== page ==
When we talk about product liability, a story of a hazardous toy or a childhood injury never fails to come up. While there are a ton of injuries announced by manufacturing oversights, there are just a few toys that are merely plain irresponsible. So we have gathered our top five list of the most hazardous toys for kids of all time. This way, parents, especially the new ones, will avoid such toys that may cause harm to their children.
There were 246,875 trampoline injuries happen every year in the US alone, according to the American Relationship of Orthopedic Specialists, making trampolines come in first as the most hazardous toy ever! There were even 11 reported trampoline-related deaths cases between 1990 and 1999.
If someone you know happens to endure a trampoline injury, your prompt reaction will rely on how severe the damage is. If the injured suffers a sprain or broken bone, take the patient to the hospital right away; however, if there is a possibility of an expected spine or neck injury, it is best to call 911 immediately. Do not attempt to move the victim and wait for the EMS to arrive.
Jarts, also known as lawn darts, were extremely popular during the 1980’s, and were advertised as a grown-up toy intended for a game like horseshoes. Jarts were expected to be hurled underhand, and land in the ground with their spiked metal tip.
In 1998, despite the total boycott in the US and Canada, and a CPSC warning to obliterate any remaining Jart sets, people could still purchase and sell parts of them legally. Plus, there is even an underground Jarts competition in Dayton, Ohio.
The Austin Magic Pistol
In the 1940s, the well-known Austin Magic Pistol was promoted as a toy space gun yet utilized genuine Calcium Carbide, which, when blended in with water, causes an explosive reaction, propelling a ping-pong ball out of the gag at an alarming rate of speed. They were then quickly removed from the market after reports started pouring in regarding the fireball-related injuries.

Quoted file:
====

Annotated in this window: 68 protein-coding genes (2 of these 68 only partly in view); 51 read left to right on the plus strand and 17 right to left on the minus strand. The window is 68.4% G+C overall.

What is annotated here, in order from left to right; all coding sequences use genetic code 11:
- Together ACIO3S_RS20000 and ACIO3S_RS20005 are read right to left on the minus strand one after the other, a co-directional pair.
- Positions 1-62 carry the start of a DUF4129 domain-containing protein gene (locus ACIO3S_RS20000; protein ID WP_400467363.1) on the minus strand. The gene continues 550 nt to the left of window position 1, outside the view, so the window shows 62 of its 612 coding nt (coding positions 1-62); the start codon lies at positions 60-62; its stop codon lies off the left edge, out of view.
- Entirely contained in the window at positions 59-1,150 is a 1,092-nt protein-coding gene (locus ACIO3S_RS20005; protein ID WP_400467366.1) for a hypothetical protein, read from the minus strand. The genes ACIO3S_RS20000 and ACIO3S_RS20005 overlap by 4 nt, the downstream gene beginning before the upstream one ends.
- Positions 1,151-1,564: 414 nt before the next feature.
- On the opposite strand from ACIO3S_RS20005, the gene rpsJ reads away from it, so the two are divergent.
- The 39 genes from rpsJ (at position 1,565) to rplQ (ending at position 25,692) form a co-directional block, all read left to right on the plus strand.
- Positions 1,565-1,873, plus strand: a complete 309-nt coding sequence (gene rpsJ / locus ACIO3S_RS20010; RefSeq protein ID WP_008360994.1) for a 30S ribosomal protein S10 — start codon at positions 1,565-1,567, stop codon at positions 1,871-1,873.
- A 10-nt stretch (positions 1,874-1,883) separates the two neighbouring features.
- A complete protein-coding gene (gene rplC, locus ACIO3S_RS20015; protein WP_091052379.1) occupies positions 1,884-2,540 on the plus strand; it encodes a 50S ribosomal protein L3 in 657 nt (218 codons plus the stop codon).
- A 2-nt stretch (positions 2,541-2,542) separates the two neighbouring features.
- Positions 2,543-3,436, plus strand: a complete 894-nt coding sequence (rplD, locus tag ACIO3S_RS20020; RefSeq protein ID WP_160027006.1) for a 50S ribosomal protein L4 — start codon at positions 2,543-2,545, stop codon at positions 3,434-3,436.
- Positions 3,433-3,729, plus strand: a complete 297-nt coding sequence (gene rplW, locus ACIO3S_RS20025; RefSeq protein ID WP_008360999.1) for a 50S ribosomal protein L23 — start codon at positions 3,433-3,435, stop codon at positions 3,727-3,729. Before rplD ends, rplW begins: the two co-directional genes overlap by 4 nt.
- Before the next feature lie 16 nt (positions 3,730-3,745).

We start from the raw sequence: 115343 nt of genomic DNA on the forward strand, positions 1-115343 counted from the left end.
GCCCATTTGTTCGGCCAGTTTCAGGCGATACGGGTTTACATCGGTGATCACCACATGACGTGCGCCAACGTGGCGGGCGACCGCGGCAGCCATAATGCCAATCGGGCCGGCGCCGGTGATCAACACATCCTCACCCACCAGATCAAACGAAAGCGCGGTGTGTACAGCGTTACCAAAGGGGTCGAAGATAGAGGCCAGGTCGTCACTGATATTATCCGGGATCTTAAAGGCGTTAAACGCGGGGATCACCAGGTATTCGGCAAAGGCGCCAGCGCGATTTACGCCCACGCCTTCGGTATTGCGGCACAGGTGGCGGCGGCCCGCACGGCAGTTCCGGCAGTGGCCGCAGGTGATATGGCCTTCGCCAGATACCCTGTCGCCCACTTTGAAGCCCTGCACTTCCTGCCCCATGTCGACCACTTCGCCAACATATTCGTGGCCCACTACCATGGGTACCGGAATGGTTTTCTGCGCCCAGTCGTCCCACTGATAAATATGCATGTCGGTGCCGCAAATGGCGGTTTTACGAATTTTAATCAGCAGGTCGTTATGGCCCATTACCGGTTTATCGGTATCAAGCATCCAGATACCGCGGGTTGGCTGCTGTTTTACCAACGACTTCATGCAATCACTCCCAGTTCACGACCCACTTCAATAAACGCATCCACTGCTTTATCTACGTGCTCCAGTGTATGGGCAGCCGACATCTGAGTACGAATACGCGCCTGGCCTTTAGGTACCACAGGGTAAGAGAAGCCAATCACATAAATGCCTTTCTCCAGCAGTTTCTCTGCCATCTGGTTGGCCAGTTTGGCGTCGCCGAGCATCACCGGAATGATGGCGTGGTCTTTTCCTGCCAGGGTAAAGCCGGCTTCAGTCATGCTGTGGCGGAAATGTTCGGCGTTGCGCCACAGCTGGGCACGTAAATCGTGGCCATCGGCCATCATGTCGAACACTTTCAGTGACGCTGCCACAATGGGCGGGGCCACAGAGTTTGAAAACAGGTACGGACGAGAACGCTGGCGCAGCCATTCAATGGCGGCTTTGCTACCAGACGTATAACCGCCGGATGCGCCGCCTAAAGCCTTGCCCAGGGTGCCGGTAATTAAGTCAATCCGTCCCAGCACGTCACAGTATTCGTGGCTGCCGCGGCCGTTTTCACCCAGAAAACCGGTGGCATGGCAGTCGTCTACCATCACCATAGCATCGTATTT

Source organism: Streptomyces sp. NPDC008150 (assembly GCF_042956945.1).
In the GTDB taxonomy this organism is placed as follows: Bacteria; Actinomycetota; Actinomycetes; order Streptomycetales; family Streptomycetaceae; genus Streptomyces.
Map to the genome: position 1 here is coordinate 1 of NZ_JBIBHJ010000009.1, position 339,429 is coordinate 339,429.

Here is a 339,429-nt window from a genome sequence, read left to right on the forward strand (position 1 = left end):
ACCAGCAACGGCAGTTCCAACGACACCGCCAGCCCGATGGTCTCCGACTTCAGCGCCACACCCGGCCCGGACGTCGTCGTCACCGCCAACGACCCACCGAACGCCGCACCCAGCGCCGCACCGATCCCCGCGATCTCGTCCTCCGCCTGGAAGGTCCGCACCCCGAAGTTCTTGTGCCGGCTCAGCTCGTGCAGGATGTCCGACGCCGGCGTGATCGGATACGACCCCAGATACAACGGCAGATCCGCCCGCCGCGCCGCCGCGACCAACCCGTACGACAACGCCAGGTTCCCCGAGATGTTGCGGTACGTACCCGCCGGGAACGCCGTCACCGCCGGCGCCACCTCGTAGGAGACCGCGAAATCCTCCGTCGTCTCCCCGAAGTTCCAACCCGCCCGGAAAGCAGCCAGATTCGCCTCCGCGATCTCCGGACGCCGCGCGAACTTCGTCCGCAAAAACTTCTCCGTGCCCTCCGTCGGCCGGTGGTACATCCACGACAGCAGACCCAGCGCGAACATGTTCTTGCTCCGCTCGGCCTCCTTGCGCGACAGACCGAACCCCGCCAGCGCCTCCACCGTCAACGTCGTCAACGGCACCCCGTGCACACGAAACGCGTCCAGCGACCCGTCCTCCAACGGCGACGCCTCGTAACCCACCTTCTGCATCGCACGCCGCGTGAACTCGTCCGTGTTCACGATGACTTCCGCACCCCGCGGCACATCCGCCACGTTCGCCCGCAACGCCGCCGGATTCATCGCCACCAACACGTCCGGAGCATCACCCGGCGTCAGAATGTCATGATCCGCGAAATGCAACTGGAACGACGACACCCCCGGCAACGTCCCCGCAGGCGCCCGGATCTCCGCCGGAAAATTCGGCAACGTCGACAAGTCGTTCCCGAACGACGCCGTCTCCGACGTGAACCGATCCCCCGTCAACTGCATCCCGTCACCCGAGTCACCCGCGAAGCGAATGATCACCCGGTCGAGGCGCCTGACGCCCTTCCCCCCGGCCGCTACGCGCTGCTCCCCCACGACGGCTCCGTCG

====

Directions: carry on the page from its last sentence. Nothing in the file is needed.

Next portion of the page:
The vintage toy gun has become something of an object of want for toys or firearms (or toy weapons) collectors as many of the original toys detonated during discharging.
Designed for 6-years-old and above, Magnetix were recalled after one death incident, and the other 26 injuries needing Emergency surgery were reported. Kids were gulping the little, yet powerful magnetic balls. If the kid, at that point, gulped a second magnet or a metallic object, the pieces would pull in to one another inside the intestines, which could then prompt possibly lethal apertures and blockage.
Professor Wacko’s Exothermic Exuberance
The Professor Wacko Exothermic Exuberance chemistry set was supposed to be an educational toy for kids to learn about how heat and fire works by the way of chemical reactions. Unsurprisingly, they discovered that by blending even just small amounts of these chemicals glycerine and potassium permanganate could respond with heat and fire.
A few occurrences were reported to the CPSC, including at least two house fires after bottle caps of the above chemicals were incidentally switched. In 1994, the Wild Goose Co. reviewed the exothermic science kit.
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